Far from perfecting patience in themselves, men take divers ways whereby they wholly destroy patience. I will enumerate some of them, that you may be warned against them.
The first is, by aggravating of their afflictions, exaggerating them by all the several circumstances they can possibly invent. All their eloquence is used in expressing the grievousness of that cross and affliction that is upon them. They that in the times of mercy would scarcely even drop a word of thankfulness and acknowledgment of God's goodness to them, now they can pour out floods of sentences in expression of God's bitter and heavy dealing with them in such afflictions and crosses and distresses that befall them. As the Church speaks in Lamentations: Is it nothing to you, all ye that pass by? Behold and see if there be any sorrow like my sorrow, wherewith the Lord hath afflicted me? The like is, ordinarily, in the mouths of those that are in trouble. Is there any affliction like mine? Who is so wronged in name and credit as I am? Who suffers such pain of body or such heaviness of heart as I do? Never any man hath endured so many injuries by friends and enemies, and all sorts of people, as I have. As if all the afflictions in the world, the waves and billows of trouble, were met together upon one person. This is the language whereby men aggravate their afflictions and increase impatience in themselves.
Another way whereby they do this is, by giving free vent to their passions. Passions are like a wild horse: if they have not reins put upon them, if they be not pulled in, they will fly out to all excess. If once we give our passions vent, there is no stopping of them. David, we see, checks himself - he has a curb to bridle his passions. Why are thou cast down, oh my soul? But otherwise, when men give the reins to their passion and do not stop their course, but think they have reason for it, they break out into all exorbitancy. Jonah, when the Lord challenged him for his anger: Doest thou well to be angry? - Aye, saith he, I do well to be angry. So David, though, as we have seen, able to check himself sometimes, yet breaks out for the loss of his son. Oh, Absalom, my son! Would God I had died for thee, oh Absalom, my son, my son! What hurt was done to David? What wrong had he that he should take on thus? His son was taken from him, but it was that son Absalom, who, if he had lived, would have killed his father: and yet he carries on as if the father could not live because the son that sought his death was taken from him. Such unreasonable passions, such causeless distempers oftentimes are in the souls of men, that they mistake God's ways and that very way in which he intends and does them good they complain of it as if it were their utter undoing.
Again, another way whereby men increase their impatience and distemper is, when they will not give way to consolation, refusing to be comforted: they will not only be exceeding vehement and intent upon their passions, but besides, stop all passages and inlets against comfort. This was Jacob's fault concerning the death of Joseph; when he hears that Joseph is dead, not only his heart sinks within him but he rends his garment and covers himself with sackcloth, and carries on so, that when his sons and children rise up to comfort him he will not be comforted. Why? Because Joseph is not and I will go to the grave to Joseph. Nothing would comfort Jacob, but he would go down to the grave to Joseph by all means. What an extravagance was this! He only heard that Joseph was missing, he heard but a present sound of fear and he was carried away with that. Joseph was yet alive and if Jacob had gone down to the grave to seek him, he had not found him there. So it is with us; the very apprehension and fear that we entertain are as bad or worse to us than the things themselves could be. The more we think on them, the more we multiply our fears and evils, because we will not receive counsel or comfort.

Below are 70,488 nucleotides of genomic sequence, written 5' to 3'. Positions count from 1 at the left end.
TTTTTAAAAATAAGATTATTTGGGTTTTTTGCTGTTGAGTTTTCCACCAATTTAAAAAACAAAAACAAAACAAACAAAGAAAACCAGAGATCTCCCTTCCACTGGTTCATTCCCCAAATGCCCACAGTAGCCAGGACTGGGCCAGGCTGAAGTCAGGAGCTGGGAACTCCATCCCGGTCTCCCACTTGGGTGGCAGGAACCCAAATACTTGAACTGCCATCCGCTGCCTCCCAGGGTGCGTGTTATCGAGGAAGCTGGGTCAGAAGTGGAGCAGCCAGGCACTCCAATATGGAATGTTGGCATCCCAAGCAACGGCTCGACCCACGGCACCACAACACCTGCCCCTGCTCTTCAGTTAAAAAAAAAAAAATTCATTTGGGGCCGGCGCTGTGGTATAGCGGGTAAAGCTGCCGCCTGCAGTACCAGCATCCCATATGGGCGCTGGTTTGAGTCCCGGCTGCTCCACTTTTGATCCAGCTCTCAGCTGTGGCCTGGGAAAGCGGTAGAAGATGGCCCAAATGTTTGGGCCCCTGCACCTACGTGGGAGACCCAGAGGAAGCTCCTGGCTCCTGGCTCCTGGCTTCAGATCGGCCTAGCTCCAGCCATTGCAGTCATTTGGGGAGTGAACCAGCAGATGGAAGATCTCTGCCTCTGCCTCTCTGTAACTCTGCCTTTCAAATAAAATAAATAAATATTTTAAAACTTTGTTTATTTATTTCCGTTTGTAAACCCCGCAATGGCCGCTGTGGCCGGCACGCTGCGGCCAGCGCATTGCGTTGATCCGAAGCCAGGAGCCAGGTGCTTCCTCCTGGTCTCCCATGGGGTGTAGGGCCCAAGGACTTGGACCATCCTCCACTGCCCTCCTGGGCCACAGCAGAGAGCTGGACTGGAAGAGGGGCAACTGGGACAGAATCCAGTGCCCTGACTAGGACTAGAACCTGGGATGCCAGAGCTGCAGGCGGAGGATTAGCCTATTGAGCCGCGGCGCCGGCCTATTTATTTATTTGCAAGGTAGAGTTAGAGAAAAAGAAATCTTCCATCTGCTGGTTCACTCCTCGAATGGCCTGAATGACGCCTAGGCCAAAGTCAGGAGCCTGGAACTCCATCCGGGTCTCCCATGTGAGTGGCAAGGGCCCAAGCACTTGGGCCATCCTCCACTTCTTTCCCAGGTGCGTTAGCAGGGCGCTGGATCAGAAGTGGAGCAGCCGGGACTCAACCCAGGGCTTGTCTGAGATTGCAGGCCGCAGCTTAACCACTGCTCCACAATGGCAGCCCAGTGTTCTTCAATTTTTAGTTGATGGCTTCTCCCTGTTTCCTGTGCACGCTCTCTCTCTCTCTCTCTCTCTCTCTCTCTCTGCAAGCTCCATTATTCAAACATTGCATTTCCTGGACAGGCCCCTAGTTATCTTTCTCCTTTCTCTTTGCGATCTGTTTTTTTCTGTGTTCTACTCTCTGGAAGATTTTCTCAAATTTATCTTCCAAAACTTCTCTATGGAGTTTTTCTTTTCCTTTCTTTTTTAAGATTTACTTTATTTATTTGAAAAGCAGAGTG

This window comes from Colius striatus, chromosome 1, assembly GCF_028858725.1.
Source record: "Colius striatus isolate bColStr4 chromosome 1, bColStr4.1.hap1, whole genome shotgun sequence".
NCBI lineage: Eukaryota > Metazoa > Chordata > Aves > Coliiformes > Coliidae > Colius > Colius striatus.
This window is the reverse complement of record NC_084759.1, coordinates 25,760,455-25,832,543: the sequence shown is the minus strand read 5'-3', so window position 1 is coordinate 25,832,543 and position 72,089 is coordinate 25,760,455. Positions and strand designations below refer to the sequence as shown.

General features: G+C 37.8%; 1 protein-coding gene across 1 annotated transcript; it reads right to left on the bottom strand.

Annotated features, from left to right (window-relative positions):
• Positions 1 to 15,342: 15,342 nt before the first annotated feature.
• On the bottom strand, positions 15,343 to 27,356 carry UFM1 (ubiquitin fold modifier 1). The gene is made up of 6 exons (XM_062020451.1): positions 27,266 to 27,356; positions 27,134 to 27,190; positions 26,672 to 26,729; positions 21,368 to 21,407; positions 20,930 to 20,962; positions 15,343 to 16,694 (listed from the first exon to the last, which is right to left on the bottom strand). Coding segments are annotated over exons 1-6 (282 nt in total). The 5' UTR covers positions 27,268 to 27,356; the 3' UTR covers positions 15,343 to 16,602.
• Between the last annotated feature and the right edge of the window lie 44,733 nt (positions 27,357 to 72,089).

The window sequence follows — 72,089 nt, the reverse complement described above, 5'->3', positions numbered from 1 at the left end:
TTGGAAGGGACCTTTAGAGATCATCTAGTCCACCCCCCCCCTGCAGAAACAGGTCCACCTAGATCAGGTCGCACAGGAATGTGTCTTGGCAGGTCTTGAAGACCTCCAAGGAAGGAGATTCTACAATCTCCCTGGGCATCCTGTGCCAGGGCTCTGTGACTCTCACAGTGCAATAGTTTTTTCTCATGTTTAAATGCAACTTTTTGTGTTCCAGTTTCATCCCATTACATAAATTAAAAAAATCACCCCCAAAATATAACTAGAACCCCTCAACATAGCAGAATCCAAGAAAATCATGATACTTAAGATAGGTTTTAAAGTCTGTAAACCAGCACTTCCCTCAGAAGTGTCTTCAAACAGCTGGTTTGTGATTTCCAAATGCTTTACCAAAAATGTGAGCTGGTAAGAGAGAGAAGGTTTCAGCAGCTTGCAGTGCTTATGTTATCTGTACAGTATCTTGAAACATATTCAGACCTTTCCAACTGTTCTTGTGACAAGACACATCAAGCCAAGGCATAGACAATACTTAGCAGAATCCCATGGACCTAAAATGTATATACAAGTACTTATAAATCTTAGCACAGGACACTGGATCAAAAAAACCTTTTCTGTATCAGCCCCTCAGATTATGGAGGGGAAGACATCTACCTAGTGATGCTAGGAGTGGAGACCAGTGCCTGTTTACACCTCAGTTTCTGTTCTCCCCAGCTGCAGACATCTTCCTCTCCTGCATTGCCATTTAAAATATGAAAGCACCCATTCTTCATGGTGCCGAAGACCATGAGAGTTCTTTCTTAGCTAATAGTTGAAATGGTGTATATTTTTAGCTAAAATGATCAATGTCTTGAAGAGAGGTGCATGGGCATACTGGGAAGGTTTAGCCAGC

Again, a fourth thing whereby men increase impatience in themselves and aggravate their sorrows is this: they are apt to look only upon their present afflictions and not upon the mercies they enjoy, as if they had but one eye to behold all objects with and so, could only look upon one thing at a time. This was Haman's case when he was vexed that Mordecai did not do him reverence, all his wealth and his honors could do him little good. He had much wealth and the glory of his house was increased, he had the favor of the king and every worldly advantage he could desire, yet all this availeth me nothing, saith he, so long as I see Mordecai the Jew sitting at the king's gate. He looks only on this particular that vexed and grieved him and not upon the rest. So it is with us. If there be but one particular affliction upon us, we fix our eyes upon that. Like a fly that flies about the glass and can stick nowhere till she come to some crack; or as a gnat, that cometh about the body of a beast, that will be sure to rest on the galled part, or on some sore or other: so it is with these disquieted thoughts of men, that are of no other use but to further Satan's ends to weaken their faith and discourage their own hearts; men stick on the gall, on the sore, of any affliction and there they will rest. It is true, they argue, God has offered us such and such opportunities, but what is this? This and that particular affliction is upon me and I can think of nothing else. This it is that increases impatience, when a man will not look on the mercies he receiveth, but only on that that he lacks.